Financial planning is a fundamental part of the divorce process, one which can be overwhelming to navigate without guidance from a professional in the field.
Members of the nonprofit Association of Divorce Financial Planners (ADFP) and Institute for Divorce Financial Analysts (IDFA) can provide the expertise required. This includes analyzing current and projected financial needs to calculating potential child support and alimony expenses. Evaluating taxes associated with shared assets and developing options are other services critical to implementing an optimal post-divorce financial agreement for both parties.
Financial Guidance Is Key
ADFP was founded in 1998 by a group of certified financial planners specializing in divorce-related issues. This membership-based group prides itself on unifying the divorce financial planning profession through setting and enforcing standards across the field. The IDFA, formed in 1993, trains professionals applying the financial planning discipline to divorce settlements. It has certified more than 5,000 individuals throughout the United States and Canada.
By making financial planning such a vital aspect of the divorce process, these organizations and their members focus on the issues associated with this important life transition. Services are fee-only, and do not involve the sale of products, insurance transactions, or investment advice; rather, the primary objective is to channel interdisciplinary knowledge of tax and divorce laws into sound advice designed to guide those in the midst of divorce or separation.
Given the stark increase in incidences of “gray divorce” over the last decade, and the complex economic partnerships it often entails, the need for careful financial planning and increased specialization in divorce matters has become paramount.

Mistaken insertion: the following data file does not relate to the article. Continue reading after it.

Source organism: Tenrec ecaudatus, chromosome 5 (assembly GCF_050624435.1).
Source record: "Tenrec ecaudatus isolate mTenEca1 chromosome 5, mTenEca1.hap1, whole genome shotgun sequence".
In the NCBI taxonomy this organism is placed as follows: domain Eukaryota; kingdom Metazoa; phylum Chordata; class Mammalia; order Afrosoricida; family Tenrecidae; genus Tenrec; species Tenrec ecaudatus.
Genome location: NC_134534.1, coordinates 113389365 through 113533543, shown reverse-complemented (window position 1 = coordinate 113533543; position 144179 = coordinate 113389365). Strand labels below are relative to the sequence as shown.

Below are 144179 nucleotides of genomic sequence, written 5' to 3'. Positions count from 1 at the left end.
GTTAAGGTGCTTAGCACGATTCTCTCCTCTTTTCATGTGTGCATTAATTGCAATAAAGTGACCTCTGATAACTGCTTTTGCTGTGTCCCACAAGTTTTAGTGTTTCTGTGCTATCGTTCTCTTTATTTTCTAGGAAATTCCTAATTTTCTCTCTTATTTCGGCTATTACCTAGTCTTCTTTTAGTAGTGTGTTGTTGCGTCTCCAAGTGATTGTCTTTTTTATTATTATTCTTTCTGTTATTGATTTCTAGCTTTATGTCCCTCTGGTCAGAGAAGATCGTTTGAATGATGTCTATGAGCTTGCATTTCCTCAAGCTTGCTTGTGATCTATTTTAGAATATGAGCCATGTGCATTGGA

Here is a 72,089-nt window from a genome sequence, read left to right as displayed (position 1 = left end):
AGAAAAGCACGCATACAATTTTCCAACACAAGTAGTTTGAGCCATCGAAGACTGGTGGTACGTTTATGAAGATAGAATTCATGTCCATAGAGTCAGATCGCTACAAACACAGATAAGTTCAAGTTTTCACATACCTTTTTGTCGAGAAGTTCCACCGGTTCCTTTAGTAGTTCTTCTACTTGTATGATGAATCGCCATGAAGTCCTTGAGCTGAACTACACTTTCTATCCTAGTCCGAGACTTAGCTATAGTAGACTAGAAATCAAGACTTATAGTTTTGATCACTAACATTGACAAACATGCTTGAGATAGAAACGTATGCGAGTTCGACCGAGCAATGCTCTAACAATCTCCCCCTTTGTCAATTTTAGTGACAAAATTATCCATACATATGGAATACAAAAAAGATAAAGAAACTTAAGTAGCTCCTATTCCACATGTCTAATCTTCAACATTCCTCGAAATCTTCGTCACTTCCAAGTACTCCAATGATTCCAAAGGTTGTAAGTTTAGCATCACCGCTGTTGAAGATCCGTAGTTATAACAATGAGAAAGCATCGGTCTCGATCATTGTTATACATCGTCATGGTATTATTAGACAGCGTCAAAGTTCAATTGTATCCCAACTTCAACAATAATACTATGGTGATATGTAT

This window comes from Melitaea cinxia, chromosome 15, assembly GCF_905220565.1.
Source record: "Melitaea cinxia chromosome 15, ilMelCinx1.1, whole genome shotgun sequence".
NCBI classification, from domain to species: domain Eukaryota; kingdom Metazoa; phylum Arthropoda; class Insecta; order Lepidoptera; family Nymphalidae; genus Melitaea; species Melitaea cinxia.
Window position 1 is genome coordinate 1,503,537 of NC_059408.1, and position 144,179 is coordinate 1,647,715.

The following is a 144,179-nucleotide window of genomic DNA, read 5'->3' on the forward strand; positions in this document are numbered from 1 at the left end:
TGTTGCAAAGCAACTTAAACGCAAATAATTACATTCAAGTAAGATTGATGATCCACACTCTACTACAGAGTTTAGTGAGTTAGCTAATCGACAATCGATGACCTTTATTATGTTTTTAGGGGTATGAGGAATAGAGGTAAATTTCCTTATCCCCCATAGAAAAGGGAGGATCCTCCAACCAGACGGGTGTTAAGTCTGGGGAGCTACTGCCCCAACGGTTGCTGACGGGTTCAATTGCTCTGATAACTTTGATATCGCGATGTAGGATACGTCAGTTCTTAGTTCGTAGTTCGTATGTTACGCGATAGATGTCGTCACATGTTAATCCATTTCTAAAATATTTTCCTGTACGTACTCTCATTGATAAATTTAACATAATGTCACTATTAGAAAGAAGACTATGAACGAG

To join these organizations, financial practitioners are advised to obtain Certified Divorce Financial Analyst (CDFA) designations, in addition to their accreditations/licenses. Those eligible for CDFA certification include financial analysts with a bachelor’s degree and three years of experience in either financial services or matrimonial law. Completion of a certification exam, and periodic renewal, is required.
Evaluating & Dividing Assets
When it comes to divorce, one of the most daunting tasks is the process of dividing assets—both tangible and financial. By employing a CDFA trained in the fundamentals of divorce and finance, you can receive much-needed guidance in achieving a fair and equitable settlement.
A neutral specialist is ideal, both for cost-effectiveness (one CDFA versus two) and full transparency in meeting the particular needs of a divorcing couple. The initial process can begin without attorneys present, saving additional hourly expenses, as well. This typically involves the gathering of financial information from both parties in order to understand the situation and properly equip the CDFA with the resources needed to objectively discuss and work through any concerns.
Personal, business, and tax issues will be analyzed, as well as any other particular assets applicable to the situation, followed by a recommendation as to the best course of action moving forward.
Divorce is a difficult process, one which can be made far easier by enlisting the assistance of professionals trained to guide you through each stage.
Gregory C. Frank is the CEO and Founder of DivorceForce.